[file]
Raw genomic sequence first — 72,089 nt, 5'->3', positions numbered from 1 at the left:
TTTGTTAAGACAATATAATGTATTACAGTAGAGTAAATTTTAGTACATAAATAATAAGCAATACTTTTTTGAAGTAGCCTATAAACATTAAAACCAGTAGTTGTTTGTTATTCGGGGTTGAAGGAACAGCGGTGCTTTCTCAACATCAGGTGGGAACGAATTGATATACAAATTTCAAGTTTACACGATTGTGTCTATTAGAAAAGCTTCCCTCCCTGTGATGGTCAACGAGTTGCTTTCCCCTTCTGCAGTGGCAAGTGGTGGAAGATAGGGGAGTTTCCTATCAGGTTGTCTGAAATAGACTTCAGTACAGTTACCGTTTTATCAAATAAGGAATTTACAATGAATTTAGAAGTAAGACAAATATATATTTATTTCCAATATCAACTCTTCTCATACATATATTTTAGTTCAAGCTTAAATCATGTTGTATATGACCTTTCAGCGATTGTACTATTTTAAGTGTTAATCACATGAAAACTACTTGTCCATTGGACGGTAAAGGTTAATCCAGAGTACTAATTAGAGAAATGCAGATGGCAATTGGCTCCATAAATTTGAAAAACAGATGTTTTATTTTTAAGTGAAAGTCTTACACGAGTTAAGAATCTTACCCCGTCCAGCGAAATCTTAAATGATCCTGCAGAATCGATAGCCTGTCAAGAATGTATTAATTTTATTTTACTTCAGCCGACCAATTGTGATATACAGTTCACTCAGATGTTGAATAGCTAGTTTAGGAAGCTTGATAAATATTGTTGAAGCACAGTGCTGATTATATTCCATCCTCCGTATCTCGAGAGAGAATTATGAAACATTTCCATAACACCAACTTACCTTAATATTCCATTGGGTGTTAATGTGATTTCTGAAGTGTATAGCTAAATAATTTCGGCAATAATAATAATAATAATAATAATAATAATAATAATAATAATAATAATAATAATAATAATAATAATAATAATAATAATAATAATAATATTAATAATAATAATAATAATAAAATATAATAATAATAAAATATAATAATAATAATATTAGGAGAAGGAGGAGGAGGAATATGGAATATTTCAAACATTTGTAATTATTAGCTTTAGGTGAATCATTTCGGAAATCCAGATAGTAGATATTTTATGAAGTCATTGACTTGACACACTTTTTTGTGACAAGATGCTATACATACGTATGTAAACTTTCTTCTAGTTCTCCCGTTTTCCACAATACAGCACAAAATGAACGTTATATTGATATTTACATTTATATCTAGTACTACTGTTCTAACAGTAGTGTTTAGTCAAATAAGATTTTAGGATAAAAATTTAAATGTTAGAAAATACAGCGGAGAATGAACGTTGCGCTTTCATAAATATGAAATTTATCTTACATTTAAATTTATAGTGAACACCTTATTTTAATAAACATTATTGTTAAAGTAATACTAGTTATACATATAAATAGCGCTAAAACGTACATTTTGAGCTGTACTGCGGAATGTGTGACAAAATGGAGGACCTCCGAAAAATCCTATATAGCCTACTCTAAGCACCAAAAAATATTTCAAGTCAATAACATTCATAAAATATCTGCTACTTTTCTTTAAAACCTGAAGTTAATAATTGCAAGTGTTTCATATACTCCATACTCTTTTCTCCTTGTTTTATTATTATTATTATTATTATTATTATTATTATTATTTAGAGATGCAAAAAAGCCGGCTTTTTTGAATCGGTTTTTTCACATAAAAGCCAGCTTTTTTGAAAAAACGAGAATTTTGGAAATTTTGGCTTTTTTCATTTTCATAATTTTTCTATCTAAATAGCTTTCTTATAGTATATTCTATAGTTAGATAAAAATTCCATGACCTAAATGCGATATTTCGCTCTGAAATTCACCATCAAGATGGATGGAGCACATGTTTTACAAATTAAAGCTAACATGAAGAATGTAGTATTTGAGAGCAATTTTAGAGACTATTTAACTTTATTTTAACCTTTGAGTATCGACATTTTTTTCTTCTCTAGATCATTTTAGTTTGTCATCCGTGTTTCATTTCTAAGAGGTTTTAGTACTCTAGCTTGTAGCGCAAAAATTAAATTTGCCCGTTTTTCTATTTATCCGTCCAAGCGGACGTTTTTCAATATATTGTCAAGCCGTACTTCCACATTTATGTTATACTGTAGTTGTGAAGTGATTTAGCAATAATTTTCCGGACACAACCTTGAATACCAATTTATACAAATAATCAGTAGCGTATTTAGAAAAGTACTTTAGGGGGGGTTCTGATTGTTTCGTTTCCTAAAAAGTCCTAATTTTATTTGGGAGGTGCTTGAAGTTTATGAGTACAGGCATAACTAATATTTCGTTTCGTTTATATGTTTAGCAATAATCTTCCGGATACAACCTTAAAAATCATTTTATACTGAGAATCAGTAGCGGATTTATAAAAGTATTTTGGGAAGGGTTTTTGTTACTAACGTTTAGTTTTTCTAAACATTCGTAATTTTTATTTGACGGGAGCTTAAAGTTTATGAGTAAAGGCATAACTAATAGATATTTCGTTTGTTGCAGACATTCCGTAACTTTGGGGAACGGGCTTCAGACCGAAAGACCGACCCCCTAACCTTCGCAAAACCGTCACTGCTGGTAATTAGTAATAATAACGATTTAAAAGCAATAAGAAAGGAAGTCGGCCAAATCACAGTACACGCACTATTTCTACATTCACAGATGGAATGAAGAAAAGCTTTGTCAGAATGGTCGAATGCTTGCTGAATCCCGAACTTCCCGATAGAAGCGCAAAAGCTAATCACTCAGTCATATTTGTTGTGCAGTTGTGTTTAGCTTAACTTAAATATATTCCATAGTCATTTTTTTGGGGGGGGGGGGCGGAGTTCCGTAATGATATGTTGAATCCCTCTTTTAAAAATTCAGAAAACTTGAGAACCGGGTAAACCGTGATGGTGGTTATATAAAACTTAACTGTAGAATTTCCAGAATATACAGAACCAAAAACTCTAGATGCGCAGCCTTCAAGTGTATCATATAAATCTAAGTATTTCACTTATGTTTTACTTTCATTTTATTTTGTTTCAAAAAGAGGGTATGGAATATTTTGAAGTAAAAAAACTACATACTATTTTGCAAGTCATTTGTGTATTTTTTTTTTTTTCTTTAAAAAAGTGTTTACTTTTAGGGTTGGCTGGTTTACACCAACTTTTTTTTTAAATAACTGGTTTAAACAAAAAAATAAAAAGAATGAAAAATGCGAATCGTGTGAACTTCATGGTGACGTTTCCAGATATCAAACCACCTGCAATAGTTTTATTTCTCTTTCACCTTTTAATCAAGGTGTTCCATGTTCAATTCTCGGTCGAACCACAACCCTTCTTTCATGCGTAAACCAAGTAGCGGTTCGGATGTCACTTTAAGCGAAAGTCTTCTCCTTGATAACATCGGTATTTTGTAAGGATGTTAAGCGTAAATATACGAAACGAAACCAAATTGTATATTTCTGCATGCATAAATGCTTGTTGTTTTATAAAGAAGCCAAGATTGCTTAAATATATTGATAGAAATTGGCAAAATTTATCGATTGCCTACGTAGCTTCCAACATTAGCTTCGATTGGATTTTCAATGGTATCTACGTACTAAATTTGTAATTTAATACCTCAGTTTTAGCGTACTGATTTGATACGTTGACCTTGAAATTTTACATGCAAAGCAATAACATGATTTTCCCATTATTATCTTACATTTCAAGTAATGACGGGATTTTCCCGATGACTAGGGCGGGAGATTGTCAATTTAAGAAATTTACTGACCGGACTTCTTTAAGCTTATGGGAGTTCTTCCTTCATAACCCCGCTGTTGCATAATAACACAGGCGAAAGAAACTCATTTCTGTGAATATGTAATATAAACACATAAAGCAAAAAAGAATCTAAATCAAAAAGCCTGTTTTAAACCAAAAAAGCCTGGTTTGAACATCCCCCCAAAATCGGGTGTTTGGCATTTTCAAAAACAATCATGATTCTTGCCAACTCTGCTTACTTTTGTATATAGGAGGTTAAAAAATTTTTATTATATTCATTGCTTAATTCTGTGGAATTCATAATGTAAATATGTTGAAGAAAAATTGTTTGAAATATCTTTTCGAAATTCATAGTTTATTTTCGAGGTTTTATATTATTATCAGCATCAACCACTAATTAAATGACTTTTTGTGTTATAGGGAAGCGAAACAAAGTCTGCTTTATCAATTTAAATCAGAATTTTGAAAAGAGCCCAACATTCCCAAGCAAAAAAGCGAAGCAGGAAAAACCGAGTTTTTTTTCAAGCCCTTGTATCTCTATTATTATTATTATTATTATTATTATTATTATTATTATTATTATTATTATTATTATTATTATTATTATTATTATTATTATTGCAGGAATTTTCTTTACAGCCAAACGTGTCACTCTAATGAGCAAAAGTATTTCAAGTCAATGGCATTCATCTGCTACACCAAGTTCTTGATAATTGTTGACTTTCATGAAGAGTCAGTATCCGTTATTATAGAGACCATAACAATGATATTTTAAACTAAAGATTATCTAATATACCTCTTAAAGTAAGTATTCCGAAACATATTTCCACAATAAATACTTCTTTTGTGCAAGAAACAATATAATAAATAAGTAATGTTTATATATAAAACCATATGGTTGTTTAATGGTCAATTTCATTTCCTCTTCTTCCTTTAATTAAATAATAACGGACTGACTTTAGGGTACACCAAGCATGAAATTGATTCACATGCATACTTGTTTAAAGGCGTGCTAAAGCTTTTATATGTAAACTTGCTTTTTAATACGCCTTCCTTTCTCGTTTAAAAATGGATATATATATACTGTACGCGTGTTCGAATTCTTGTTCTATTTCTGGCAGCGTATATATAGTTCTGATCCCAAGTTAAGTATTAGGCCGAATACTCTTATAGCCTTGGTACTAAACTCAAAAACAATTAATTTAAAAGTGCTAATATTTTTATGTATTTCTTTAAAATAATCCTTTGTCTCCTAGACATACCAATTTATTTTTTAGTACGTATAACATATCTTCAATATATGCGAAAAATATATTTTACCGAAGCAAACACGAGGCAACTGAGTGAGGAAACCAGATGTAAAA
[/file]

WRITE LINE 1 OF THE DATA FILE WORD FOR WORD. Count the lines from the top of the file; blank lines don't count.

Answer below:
Raw genomic sequence first — 72,089 nt, 5'->3', positions numbered from 1 at the left: